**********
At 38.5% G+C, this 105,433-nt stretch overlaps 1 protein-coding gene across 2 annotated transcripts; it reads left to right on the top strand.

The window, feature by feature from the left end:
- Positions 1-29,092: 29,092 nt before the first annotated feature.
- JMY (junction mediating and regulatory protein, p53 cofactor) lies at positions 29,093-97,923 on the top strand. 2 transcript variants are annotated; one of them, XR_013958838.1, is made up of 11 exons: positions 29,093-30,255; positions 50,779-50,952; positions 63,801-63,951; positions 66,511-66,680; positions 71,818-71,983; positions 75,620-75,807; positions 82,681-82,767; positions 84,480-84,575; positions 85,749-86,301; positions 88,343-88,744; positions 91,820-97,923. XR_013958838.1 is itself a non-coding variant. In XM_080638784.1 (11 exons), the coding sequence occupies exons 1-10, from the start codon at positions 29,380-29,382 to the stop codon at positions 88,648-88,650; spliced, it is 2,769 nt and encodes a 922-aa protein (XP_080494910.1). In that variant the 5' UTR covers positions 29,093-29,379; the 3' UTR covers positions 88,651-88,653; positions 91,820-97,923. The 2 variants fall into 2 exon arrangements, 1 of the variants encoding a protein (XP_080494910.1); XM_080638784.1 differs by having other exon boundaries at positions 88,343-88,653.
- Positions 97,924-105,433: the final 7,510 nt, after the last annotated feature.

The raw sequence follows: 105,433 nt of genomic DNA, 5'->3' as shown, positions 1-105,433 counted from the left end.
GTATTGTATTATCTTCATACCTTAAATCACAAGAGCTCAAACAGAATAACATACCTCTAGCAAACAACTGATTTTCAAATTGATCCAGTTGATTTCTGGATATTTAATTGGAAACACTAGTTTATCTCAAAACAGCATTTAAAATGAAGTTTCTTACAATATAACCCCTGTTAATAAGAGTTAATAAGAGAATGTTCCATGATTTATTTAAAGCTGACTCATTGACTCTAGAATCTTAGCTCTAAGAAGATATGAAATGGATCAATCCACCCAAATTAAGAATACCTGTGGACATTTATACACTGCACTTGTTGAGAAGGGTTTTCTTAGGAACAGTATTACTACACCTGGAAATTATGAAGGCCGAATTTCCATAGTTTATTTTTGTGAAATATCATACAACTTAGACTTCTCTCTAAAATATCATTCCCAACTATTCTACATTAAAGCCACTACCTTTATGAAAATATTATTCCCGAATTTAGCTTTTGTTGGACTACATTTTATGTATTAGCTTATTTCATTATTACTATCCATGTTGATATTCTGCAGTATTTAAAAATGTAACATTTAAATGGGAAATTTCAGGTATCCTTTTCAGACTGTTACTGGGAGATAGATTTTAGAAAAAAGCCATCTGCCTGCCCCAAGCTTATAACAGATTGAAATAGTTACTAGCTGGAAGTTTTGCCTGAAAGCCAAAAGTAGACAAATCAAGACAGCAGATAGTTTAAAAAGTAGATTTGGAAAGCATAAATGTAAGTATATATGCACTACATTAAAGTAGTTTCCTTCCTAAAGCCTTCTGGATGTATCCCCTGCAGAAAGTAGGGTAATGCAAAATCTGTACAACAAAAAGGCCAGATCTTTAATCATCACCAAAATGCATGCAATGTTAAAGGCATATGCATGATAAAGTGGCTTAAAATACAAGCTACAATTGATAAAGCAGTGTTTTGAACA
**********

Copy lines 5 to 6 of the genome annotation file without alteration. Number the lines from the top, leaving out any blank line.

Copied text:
- Positions 97,924-105,433: the final 7,510 nt, after the last annotated feature.

The raw sequence follows: 105,433 nt of genomic DNA, 5'->3' as shown, positions 1-105,433 counted from the left end.